California's version of the debate centered on the aggressive use of eminent domain - or the threat to use it - by city redevelopment agencies to assemble land for hotels, auto malls, big box retailers and other projects.  Although California law says that redevelopment powers can be invoked only to combat "blight", local officials have been quite creative in their application of the term. And when the Supreme Court declared that "there is no basis for exempting economic development from our traditionally broad understanding of public purposes," it seemingly validated those aggressive redevelopment efforts.5  (bolding mine, Ed.)

Re-read the "purpose" for instituting eminent domain: "for hotels, auto malls, big box retailers and other projects."  What do you call these?  Don't we ordinarily refer to them as "private enterprise"?  Those few words in the Columnist's Dan Walters warning article points up the problem: the difference between "public" and "private".

What is now the process by which property is being taken as "defined" by the supreme court?  Condemnation! - A process that means there is something seriously wrong with the property which gives civil servants the "right" to take property from one owner and give it to another individual, company or corporation for a different "purpose"!  Your home could be condemned under this process, you would be given whatever was determined a reasonable price, and the property sold and replaced "with a shopping mall or ... a factory" or "a Motel 6 (replaced) with a Ritz-Carlton."  No one reading this thinks this is honest!  No one thinks eminent domain was meant to do this!

We have not finished, however.  What is used to carry out this process of condemnation?   Blight!  Yes, blight.

If you are a gardener, you have heard of "blight."  What does that have to do with the subject at hand?  (Read Columnist Walters article again.)  Can it be used, has it been used "creatively" to take that which is not legal or moral to take?  It is being used as a ruse to obtain property.  Those claiming eminent domain condemn a piece of private property (yours?)  because of "blight", pay the going rate, redistrict it, sell it for redevelopment or to a private company, corporation, or developer for a "public purpose"!  (Whatever that means.)

But what is "blight"?  The word "blight" is used in the dictionary only of plants, so we went to the Thesaurus and found the following synonyms: Blight, decay, dilapidation, ravages of time, wear and tear, corrosion, erosion, moldiness, rottenness, moth and rust, dry rot.  Could your house have some of this?

Could an inspector find some or all of the above if he needs it to determine that ones property fits his definition of a "blighted" piece of property!  Could your home be condemned and sold for a hotel or super-market or.....?  Don't let him in your house!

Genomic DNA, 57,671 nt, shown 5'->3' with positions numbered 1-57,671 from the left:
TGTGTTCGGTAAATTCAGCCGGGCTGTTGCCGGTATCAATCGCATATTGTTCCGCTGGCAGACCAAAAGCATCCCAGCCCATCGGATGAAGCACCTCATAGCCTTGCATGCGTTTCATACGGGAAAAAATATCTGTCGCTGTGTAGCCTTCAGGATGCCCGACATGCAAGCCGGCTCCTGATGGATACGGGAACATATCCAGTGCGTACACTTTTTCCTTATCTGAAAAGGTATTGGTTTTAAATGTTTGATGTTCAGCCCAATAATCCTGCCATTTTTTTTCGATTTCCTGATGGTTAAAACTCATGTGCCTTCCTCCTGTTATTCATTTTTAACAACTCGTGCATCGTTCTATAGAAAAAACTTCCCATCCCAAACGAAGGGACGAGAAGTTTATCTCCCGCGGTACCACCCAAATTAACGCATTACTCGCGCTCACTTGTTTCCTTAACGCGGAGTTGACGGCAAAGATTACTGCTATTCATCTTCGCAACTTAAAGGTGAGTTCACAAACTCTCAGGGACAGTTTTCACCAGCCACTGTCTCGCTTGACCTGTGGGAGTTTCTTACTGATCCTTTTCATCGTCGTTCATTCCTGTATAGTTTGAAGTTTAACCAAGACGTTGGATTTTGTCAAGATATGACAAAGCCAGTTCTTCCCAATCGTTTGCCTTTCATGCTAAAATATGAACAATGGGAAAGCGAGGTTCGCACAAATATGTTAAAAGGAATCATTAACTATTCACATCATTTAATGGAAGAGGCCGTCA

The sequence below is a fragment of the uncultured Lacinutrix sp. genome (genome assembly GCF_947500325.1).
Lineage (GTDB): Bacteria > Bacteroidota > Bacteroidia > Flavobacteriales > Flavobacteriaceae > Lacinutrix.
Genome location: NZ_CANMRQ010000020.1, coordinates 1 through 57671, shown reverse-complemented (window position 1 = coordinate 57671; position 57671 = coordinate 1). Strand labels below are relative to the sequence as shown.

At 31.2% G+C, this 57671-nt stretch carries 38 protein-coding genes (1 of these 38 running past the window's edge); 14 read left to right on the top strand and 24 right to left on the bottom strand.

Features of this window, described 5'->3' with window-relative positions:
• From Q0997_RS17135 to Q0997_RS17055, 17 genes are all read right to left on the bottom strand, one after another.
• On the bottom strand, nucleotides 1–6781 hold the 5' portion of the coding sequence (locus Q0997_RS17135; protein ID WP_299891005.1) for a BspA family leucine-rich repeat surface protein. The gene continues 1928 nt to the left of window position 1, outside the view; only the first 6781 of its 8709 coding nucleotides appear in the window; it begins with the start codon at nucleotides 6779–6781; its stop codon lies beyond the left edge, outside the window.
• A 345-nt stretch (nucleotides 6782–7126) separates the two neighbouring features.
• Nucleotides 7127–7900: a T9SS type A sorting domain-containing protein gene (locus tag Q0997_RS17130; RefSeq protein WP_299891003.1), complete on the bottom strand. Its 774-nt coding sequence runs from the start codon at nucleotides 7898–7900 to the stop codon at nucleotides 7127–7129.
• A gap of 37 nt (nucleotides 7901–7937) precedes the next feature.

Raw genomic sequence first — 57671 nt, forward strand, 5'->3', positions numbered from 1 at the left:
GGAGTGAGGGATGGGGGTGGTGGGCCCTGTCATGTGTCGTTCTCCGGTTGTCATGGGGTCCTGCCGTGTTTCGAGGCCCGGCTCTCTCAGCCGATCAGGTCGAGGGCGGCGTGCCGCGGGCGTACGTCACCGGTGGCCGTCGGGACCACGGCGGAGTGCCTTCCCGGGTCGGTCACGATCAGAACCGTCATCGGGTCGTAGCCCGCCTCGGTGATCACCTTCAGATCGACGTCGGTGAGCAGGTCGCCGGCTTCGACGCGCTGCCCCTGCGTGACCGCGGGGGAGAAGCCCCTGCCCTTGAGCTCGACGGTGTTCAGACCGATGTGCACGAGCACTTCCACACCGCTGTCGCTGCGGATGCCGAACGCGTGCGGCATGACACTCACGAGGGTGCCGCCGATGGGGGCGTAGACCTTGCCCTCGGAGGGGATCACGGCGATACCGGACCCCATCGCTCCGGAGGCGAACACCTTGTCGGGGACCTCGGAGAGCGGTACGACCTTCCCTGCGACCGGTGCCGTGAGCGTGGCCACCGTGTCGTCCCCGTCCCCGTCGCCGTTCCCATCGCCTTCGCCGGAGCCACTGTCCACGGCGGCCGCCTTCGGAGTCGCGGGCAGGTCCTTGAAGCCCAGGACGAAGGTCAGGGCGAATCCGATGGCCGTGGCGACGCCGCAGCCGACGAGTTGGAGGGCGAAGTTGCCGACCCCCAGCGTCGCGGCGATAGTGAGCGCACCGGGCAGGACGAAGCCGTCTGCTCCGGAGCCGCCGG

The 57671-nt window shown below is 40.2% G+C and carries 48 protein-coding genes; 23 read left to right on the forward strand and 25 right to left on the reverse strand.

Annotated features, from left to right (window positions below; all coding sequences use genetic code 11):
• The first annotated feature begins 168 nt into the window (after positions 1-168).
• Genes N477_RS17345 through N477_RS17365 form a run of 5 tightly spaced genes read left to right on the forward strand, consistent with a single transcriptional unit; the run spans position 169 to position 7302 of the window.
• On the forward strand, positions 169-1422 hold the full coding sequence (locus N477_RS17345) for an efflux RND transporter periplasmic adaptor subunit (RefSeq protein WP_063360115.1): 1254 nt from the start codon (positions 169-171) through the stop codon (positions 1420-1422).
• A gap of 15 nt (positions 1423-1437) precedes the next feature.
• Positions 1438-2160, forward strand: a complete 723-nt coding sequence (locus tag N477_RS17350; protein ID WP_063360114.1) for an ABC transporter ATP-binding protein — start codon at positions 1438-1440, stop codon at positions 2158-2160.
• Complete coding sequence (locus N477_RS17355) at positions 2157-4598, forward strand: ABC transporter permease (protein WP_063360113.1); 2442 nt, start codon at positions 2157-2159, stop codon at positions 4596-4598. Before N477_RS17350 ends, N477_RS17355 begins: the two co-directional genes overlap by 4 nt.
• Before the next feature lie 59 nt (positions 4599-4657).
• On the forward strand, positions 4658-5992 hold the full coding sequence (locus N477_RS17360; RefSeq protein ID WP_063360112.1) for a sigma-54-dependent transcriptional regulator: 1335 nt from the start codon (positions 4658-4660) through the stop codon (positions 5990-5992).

Better yet: become better acquainted with your Constitution and Bill of Rights and start working on or with your elected representatives.  Didn't you elect them to represent you and protect your property?

Bill of Rights: Article IV:

The right of the people to be secure in their persons, houses, papers, and effects, against unreasonable searches and seizures, shall not be violated.  

Bill of Rights: Article V:

No person shall...be deprived of life, liberty, or property, without due process of law; nor shall private property be taken for public use without just compensation.

Article I, Sec. I, California Constitution. (How does your state say this?)

"All people are by nature free and independent and have inalienable rights.   Among these are enjoying and defending life and liberty, acquiring, possessing, and protecting property, and pursuing and obtaining safety, happiness, and privacy."

We call a tyrant the leader whose only law is that of his own whim, who expropriates the property of his subjects, and then drafts them to go take that of their neighbors. -- Voltaire, "Tyrannie", Dictionnaire Philosophique, 1764.

Did our Founders understand how our property must be protected?  Get "You and the Bill of Rights" study manual described on this web site for a broader understanding of that document.  Read what presidential candidate, Mr. Howard Phillips of the Conservative Caucus, said of it.


Footnotes:

1. Quoted from Business Reform magazine(Back to article)

2. PUBLIC, a. [L.publicus, from the root of populus, people; that is, people-like.]  1. Pertaining to a nation, state or community; extending to a whole people;...  Thus we say,... public good, public calamity, public service, public property.  (Webster's 1828 American Dictionary of the English Language)  (Back to article)

3. Public, adj. Common to all or many; general, open to common use.  Belonging to the people at large; relating to or affecting the whole people of a state, nation, or community; not limited or restricted to any particular class of the community.  Peacock v. Retail Credit Co., D.C. Ga., 32 F. Supp. 44418, 423.3 Black's Law Dictionary p. 1227.  (Back to article)

4. Black's Law Dictionary p. 1232.  (Back to article)

5. "Eminent Domain Bills Are Stalled - except one for casino tribe" from the Sacramento Bee web site, 09-16-05.  (Back to article)


Post a Review

Want to comment on this article?  We value your input

Please send us your comments and if you wish, a link to your site or a link to another page that supports your views and we'll post your valued input here. 

Online Review Form
Enter  your name

Enter the article  you want to review

Enter your E-mail address

Rate it: 5 Stars is the Highest Rating:
1


 

 

 


Home

NEW

Correspondence Course

The Bill of Rights

You and the Bill of Rights

Teusy - The little mouse that almost missed the ark

Teusy


The Governor's Story
The Governor's Story

The constitution
You, Your Child and the Constitution


Inspirational Literature

The Siege of Shah Island

 

Heartwarming Poetry

Where is Beauty

 

The Pilgrims

How The Pilgrims Came

 

Grammar

A Guide to Teaching Grammar using the Principle Approach

 

With Liberty and Justice for All

 

Creative Writing

Creative Writing and the Essay

 

 

Copyright 2006 Rebuilders of the Foundations of America's Christian History